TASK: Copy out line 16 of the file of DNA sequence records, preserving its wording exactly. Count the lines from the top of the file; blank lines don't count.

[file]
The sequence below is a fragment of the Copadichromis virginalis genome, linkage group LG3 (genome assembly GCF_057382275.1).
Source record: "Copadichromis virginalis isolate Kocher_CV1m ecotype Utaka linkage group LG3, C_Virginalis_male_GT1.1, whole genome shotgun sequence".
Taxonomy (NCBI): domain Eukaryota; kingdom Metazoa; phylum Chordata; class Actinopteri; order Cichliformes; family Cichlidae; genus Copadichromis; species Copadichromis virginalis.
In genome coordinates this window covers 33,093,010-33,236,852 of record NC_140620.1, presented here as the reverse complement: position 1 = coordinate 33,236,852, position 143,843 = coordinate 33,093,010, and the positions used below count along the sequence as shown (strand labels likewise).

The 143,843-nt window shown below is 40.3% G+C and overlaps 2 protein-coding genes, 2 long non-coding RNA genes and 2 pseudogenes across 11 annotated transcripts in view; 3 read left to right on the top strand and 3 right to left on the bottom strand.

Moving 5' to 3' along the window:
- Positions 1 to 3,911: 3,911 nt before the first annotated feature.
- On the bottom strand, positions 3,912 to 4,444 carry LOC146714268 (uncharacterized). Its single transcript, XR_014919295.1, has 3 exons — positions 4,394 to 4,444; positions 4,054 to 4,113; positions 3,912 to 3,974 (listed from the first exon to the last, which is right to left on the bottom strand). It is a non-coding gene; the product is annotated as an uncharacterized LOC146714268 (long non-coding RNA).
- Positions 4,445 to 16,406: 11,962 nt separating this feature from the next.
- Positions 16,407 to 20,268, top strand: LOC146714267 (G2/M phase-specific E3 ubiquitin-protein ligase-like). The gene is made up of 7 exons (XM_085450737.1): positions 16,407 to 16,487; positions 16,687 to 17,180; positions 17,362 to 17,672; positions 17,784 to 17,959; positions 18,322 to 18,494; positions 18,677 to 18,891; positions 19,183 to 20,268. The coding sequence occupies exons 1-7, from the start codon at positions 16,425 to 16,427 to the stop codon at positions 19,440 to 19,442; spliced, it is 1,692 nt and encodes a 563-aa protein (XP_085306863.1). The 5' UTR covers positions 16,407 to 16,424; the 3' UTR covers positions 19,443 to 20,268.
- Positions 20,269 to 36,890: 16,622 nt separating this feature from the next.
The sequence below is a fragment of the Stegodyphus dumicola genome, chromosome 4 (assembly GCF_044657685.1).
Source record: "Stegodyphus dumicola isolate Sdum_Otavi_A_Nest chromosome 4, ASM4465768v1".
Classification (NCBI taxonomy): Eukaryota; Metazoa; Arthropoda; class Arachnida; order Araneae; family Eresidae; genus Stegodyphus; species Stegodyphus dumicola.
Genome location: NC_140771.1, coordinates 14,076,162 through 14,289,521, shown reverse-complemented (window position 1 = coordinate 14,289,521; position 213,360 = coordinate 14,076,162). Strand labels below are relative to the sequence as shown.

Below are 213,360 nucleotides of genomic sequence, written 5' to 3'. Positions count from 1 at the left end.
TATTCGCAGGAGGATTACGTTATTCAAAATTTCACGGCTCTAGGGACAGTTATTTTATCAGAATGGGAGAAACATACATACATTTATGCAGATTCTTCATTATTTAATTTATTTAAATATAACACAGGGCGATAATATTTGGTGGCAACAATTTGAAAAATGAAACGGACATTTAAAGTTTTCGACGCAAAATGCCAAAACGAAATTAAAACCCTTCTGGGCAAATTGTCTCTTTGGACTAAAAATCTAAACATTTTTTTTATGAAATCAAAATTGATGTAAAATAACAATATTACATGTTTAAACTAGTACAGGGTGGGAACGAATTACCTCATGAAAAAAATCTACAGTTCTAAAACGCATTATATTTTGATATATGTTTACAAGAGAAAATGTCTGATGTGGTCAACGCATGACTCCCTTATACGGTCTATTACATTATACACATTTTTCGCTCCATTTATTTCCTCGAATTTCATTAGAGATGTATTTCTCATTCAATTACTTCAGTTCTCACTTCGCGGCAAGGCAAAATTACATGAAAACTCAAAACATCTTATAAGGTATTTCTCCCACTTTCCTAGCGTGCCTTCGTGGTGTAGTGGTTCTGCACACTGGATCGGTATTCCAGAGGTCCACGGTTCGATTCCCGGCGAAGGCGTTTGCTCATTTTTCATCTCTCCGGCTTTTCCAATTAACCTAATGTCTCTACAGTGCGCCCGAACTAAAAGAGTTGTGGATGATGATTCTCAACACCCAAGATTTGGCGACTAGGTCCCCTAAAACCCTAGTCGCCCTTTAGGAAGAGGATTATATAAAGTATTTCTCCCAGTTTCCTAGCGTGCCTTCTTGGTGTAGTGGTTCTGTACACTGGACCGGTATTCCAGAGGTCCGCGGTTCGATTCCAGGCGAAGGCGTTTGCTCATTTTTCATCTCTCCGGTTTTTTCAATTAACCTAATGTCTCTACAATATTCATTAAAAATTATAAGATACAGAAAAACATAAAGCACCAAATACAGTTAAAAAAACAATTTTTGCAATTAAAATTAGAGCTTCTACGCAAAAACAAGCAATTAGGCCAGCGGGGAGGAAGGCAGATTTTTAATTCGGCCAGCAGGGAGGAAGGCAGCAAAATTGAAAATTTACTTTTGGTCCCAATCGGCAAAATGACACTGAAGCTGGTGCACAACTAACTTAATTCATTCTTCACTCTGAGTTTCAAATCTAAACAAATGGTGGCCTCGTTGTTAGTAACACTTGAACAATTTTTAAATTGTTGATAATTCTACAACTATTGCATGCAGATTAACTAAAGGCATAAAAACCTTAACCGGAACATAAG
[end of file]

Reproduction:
Below are 213,360 nucleotides of genomic sequence, written 5' to 3'. Positions count from 1 at the left end.